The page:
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X-Men Origins: Wolverine

Score: 80%
ESRB: Mature
Publisher: Activision
Developer: Raven Software
Media: DVD/1
Players: 1
Genre: Action

Graphics & Sound:

X-Men Origins: Wolverine is the ultimate guilty pleasure. What it lacks in depth and innovative ideas, it makes up for with an incredibly fun combat system and a play experience that is as true-to-character as any game can get.

The absolute coolest thing about Origins is health and how it connects to the visuals. As Wolverine takes damage, it is reflected on his in-game model. Take a few bullets to the back? You'll see the damage. Deck of cards to the face courtesy of Gambit? You'll see that too. The more damage Wolverine takes, the more screwed up he gets until his insides are exposed, leaving him open to lethal damage until his healing factor kicks in. The health bar at the top of the screen gives the same info, but when you have a walking health bar, why bother staring at the HUD?

The rest of the visuals look good, but suffer from a harsh lack of variety. Every secret military base you claw through begins to look the same (a feeling that isn't helped by the amount of back-tracking you'll do in later levels) and even the lush, temple-dotted jungle gets stale the third time you see it. Levels also feel a little too convenient at times. It's cool that you can turn just about anything in the environment into a weapon, but the mechanic loses something when it is obvious that the object was placed there as a weapon. There's also a lack of consistency; sometimes you can toss enemies over the side of the building, other times you're met with an invisible barrier.

Wolverine looks and sounds exactly like Hugh Jackman, adding a sense of authenticity to the game. Of course, this also means that you can watch his face deteriorate and reform numerous times; whether you like him or not, this is a good thing. Liev Schreiber and Will.i.Am also lend their voices to the game. The performances are great, so no complaints there.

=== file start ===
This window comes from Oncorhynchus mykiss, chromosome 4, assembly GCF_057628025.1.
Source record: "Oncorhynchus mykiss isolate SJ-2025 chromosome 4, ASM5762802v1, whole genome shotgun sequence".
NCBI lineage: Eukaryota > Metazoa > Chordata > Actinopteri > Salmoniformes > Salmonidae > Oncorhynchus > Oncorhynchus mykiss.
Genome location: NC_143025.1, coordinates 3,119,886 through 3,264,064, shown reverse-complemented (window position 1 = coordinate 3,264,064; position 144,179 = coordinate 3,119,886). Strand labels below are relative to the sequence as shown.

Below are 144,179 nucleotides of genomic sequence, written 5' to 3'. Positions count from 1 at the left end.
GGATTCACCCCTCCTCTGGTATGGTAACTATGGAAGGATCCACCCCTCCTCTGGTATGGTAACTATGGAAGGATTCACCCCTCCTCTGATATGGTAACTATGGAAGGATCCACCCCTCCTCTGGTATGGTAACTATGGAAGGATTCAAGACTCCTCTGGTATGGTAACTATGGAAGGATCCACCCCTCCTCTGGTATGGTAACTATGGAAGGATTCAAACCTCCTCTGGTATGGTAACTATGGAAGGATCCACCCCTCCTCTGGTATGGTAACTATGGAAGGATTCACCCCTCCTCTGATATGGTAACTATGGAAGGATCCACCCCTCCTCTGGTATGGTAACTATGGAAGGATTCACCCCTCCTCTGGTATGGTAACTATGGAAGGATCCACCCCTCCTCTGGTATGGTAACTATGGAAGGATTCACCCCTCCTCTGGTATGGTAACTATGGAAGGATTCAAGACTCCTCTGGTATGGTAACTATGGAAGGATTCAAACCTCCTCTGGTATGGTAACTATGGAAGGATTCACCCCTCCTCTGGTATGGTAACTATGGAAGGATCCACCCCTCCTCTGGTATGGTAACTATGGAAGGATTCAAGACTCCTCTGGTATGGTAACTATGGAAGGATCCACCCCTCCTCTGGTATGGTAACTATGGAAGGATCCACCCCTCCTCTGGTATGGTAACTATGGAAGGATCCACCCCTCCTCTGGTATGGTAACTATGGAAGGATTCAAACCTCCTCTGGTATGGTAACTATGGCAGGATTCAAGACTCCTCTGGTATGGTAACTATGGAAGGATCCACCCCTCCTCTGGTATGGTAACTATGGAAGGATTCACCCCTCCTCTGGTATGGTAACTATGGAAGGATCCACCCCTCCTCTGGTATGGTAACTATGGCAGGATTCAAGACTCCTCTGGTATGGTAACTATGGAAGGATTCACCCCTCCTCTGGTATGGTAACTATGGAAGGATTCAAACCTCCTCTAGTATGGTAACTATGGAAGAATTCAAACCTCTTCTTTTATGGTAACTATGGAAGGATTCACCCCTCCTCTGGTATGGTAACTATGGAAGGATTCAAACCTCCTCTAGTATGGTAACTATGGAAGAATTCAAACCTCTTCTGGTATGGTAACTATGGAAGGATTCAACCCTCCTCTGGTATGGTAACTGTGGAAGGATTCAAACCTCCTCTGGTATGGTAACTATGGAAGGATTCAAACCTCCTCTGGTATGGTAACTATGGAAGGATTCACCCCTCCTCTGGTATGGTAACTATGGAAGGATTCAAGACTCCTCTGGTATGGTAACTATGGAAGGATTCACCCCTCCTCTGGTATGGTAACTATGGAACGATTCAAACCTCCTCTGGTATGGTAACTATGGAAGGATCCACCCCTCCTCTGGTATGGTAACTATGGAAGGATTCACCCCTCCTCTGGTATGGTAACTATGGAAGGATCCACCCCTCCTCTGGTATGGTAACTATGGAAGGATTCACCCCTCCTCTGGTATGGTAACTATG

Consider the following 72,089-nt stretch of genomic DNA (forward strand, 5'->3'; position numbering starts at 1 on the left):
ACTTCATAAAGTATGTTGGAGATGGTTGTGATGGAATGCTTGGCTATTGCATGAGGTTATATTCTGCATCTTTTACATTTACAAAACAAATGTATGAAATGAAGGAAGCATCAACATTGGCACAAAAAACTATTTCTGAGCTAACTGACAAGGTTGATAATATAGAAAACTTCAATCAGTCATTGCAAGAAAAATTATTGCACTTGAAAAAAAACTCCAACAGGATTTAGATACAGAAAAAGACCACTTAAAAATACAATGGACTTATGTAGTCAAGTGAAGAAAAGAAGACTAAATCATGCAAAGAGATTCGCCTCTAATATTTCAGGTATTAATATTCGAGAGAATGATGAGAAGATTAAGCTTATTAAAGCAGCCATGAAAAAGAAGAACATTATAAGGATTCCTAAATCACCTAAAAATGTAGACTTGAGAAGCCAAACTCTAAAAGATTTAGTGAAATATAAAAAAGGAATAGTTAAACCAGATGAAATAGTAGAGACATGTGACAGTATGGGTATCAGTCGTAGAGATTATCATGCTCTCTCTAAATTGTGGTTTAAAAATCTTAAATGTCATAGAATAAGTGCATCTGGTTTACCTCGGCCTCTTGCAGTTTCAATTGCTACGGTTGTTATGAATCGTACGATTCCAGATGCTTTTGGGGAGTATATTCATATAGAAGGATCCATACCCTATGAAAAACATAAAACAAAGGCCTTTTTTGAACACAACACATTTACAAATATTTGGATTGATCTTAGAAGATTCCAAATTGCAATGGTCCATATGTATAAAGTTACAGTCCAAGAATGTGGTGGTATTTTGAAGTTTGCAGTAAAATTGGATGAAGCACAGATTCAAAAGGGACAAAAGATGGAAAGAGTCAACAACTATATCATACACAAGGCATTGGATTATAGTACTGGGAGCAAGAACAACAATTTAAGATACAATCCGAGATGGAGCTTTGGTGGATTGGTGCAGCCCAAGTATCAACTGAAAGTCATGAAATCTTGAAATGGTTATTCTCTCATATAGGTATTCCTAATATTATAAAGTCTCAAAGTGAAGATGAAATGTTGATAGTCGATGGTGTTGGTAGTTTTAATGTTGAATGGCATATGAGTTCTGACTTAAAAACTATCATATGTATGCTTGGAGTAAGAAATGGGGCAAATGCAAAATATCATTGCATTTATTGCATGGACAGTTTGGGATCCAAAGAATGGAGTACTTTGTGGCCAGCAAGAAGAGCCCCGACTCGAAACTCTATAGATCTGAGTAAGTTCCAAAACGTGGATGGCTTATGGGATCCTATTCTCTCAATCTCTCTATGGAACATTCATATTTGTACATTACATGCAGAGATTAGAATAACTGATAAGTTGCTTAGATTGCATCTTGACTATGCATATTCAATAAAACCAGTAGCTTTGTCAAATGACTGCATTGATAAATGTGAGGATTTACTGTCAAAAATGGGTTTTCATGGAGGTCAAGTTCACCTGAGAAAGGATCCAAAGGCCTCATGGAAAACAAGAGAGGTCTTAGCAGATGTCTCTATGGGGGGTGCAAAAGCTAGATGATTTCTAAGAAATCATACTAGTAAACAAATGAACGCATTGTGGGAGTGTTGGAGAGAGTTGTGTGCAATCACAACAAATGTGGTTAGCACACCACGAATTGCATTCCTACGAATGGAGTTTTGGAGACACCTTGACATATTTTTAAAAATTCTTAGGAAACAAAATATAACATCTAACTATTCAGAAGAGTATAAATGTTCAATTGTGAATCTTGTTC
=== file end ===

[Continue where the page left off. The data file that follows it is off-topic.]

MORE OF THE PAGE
Gameplay:

X-Men Origins: Wolverine is as authentic as a Wolverine game can get, a trait that both works for and against the gameplay. You get to experience all of Wolverine's powers including his healing factor and feral sense. At the same time, you get to experience all of Wolverine's powers, which makes him more than a match for anything the game throws at you. It's the same reason why Superman games never seem to work; Wolverine is just too powerful, so all the game can really do to try and challenge your abilities is toss legions of bodies in your way. You'll match up against a few other mutants, including Sabertooth and Gambit, but even they pose little resistance to someone who can chop through anything and heal any and all damage.

On the plus side, Origins does a great job of following the movie's plot without coming off as a retread. The story splits time between movie's plot and Wolverine's time with Team X, an element that is only briefly touched upon in the movie. Although the movie-related elements follow the same general plot as the movie, additional back-story is tossed in, like project Wideawake. Even if it doesn't add that much to the game, the added content is great for X-Men fans.

Still, it all comes back to the gameplay, which is where Origins ultimately begins to fall apart. At its core, the game is God of War with the X-gene. The focus is purely trained on action and Wolverine doing what he does best. For the most part, carving through soldiers is a blast. At the same time, if you've cut through one group of enemies, you've cut through a thousand (or, in my case 1675)... so it gets dull after a while. To its credit, the constant hack n' slash gameplay is broken up by a few puzzle areas as well as some moderate (and geeky, but funny) exploration elements. Some of the puzzles are standard "put this item here" types, but others actually incorporate Wolverine's abilities. These are the more interesting of the two types and something I wish there was more of.